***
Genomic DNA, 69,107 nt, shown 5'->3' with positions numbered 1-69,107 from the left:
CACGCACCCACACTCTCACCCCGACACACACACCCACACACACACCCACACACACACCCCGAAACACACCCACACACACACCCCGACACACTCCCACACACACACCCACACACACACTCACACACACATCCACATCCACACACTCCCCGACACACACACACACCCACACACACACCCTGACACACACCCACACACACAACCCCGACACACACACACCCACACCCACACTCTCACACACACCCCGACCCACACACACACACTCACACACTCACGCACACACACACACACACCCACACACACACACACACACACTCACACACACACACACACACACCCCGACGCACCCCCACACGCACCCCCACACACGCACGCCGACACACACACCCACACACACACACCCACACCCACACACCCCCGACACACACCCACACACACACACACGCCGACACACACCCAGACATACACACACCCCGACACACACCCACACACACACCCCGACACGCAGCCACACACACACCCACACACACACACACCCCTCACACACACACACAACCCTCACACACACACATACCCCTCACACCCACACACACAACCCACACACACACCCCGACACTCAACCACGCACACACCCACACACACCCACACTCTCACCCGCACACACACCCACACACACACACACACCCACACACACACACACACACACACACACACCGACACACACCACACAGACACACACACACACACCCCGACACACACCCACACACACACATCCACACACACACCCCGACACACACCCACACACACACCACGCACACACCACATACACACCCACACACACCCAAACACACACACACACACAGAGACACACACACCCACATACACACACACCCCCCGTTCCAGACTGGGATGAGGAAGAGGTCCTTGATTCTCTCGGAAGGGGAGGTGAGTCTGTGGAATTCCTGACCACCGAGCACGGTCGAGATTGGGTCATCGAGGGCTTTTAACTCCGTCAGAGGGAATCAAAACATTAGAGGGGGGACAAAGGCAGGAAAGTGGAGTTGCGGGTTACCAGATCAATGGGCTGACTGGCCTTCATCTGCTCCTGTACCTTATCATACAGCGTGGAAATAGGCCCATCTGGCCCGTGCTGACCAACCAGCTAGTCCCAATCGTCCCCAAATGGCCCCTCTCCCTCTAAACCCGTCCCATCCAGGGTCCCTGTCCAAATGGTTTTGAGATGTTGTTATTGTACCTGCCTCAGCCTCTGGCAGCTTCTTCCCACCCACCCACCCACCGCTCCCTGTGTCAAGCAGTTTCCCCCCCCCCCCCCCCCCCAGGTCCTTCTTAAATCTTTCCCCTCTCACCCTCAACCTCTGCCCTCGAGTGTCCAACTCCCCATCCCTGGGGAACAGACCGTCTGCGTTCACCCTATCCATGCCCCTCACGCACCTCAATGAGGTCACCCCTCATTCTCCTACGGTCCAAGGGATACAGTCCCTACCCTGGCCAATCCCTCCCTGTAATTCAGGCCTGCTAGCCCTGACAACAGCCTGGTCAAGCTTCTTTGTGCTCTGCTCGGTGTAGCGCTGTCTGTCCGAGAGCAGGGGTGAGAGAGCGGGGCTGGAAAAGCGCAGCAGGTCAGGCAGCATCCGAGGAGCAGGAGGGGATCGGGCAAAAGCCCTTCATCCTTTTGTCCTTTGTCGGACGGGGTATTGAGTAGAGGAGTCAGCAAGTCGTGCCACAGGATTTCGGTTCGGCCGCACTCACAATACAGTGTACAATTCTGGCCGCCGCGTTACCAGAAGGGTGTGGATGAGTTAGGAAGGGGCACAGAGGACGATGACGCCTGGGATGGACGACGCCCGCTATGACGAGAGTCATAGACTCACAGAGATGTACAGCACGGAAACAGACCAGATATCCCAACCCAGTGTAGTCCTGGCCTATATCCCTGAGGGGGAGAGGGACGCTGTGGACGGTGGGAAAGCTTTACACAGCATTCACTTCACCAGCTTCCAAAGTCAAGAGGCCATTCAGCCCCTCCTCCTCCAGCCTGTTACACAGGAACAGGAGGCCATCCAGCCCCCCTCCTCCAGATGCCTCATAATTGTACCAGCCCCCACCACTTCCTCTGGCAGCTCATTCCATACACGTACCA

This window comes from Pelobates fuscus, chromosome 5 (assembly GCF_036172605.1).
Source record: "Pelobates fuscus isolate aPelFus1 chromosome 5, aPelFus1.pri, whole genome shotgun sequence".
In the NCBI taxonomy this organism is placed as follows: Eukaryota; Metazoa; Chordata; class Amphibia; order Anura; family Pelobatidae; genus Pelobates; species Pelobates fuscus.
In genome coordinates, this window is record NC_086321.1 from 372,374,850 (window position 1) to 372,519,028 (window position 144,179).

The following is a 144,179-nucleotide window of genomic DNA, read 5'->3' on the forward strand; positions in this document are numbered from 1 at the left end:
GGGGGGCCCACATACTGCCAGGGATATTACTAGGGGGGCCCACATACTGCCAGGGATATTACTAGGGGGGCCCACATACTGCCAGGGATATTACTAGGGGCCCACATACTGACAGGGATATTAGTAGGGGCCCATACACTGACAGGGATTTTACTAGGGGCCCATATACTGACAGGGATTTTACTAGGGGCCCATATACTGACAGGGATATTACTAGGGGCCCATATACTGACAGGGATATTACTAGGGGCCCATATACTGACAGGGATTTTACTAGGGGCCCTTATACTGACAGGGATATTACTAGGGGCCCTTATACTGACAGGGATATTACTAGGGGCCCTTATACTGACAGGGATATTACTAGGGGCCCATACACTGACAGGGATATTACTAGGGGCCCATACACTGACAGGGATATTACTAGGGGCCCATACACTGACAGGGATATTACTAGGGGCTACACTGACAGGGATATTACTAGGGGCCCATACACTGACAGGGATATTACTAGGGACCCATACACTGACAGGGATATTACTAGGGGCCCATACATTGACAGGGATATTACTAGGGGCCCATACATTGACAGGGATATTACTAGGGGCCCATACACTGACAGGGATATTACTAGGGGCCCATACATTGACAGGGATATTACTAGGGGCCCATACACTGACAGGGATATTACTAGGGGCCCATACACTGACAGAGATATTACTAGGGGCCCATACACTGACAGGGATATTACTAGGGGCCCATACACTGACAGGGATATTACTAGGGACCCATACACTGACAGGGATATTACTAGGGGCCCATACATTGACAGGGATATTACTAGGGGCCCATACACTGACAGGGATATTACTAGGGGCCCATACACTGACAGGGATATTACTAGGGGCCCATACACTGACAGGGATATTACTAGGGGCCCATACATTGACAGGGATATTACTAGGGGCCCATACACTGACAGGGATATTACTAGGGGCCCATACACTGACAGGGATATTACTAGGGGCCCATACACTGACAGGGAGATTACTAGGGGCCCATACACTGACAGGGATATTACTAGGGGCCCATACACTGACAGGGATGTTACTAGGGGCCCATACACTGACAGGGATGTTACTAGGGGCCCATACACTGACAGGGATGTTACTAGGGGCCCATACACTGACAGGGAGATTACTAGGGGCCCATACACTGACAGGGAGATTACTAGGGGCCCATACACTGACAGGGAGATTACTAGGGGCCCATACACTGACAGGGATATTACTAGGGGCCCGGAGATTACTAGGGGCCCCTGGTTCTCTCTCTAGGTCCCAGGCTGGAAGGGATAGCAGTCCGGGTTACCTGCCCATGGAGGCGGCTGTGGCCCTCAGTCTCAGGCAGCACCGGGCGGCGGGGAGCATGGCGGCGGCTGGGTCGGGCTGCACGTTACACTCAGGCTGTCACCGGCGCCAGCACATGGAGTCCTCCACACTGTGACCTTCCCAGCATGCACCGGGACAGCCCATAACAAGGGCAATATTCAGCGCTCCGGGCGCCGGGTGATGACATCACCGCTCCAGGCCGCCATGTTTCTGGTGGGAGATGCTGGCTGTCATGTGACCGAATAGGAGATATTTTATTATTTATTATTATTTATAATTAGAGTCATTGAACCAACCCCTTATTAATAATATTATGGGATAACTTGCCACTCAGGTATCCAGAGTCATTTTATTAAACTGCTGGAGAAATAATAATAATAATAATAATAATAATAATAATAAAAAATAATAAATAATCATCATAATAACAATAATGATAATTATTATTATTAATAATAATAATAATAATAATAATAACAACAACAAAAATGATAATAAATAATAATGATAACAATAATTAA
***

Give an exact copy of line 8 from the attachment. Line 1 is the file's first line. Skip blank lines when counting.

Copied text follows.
GGGGGGCCCACATACTGCCAGGGATATTACTAGGGGGGCCCACATACTGCCAGGGATATTACTAGGGGGGCCCACATACTGCCAGGGATATTACTAGGGGCCCACATACTGACAGGGATATTAGTAGGGGCCCATACACTGACAGGGATTTTACTAGGGGCCCATATACTGACAGGGATTTTACTAGGGGCCCATATACTGACAGGGATATTACTAGGGGCCCATATACTGACAGGGATATTACTAGGGGCCCATATACTGACAGGGATTTTACTAGGGGCCCTTATACTGACAGGGATATTACTAGGGGCCCTTATACTGACAGGGATATTACTAGGGGCCCTTATACTGACAGGGATATTACTAGGGGCCCATACACTGACAGGGATATTACTAGGGGCCCATACACTGACAGGGATATTACTAGGGGCCCATACACTGACAGGGATATTACTAGGGGCTACACTGACAGGGATATTACTAGGGGCCCATACACTGACAGGGATATTACTAGGGACCCATACACTGACAGGGATATTACTAGGGGCCCATACATTGACAGGGATATTACTAGGGGCCCATACATTGACAGGGATATTACTAGGGGCCCATACACTGACAGGGATATTACTAGGGGCCCATACATTGACAGGGATATTACTAGGGGCCCATACACTGACAGGGATATTACTAGGGGCCCATACACTGACAGAGATATTACTAGGGGCCCATACACTGACAGGGATATTACTAGGGGCCCATACACTGACAGGGATATTACTAGGGACCCATACACTGACAGGGATATTACTAGGGGCCCATACATTGACAGGGATATTACTAGGGGCCCATACACTGACAGGGATATTACTAGGGGCCCATACACTGACAGGGATATTACTAGGGGCCCATACACTGACAGGGATATTACTAGGGGCCCATACATTGACAGGGATATTACTAGGGGCCCATACACTGACAGGGATATTACTAGGGGCCCATACACTGACAGGGATATTACTAGGGGCCCATACACTGACAGGGAGATTACTAGGGGCCCATACACTGACAGGGATATTACTAGGGGCCCATACACTGACAGGGATGTTACTAGGGGCCCATACACTGACAGGGATGTTACTAGGGGCCCATACACTGACAGGGATGTTACTAGGGGCCCATACACTGACAGGGAGATTACTAGGGGCCCATACACTGACAGGGAGATTACTAGGGGCCCATACACTGACAGGGAGATTACTAGGGGCCCATACACTGACAGGGATATTACTAGGGGCCCGGAGATTACTAGGGGCCCCTGGTTCTCTCTCTAGGTCCCAGGCTGGAAGGGATAGCAGTCCGGGTTACCTGCCCATGGAGGCGGCTGTGGCCCTCAGTCTCAGGCAGCACCGGGCGGCGGGGAGCATGGCGGCGGCTGGGTCGGGCTGCACGTTACACTCAGGCTGTCACCGGCGCCAGCACATGGAGTCCTCCACACTGTGACCTTCCCAGCATGCACCGGGACAGCCCATAACAAGGGCAATATTCAGCGCTCCGGGCGCCGGGTGATGACATCACCGCTCCAGGCCGCCATGTTTCTGGTGGGAGATGCTGGCTGTCATGTGACCGAATAGGAGATATTTTATTATTTATTATTATTTATAATTAGAGTCATTGAACCAACCCCTTATTAATAATATTATGGGATAACTTGCCACTCAGGTATCCAGAGTCATTTTATTAAACTGCTGGAGAAATAATAATAATAATAATAATAATAATAATAATAAAAAATAATAAATAATCATCATAATAACAATAATGATAATTATTATTATTAATAATAATAATAATAATAATAATAACAACAACAAAAATGATAATAAATAATAATGATAACAATAATTAA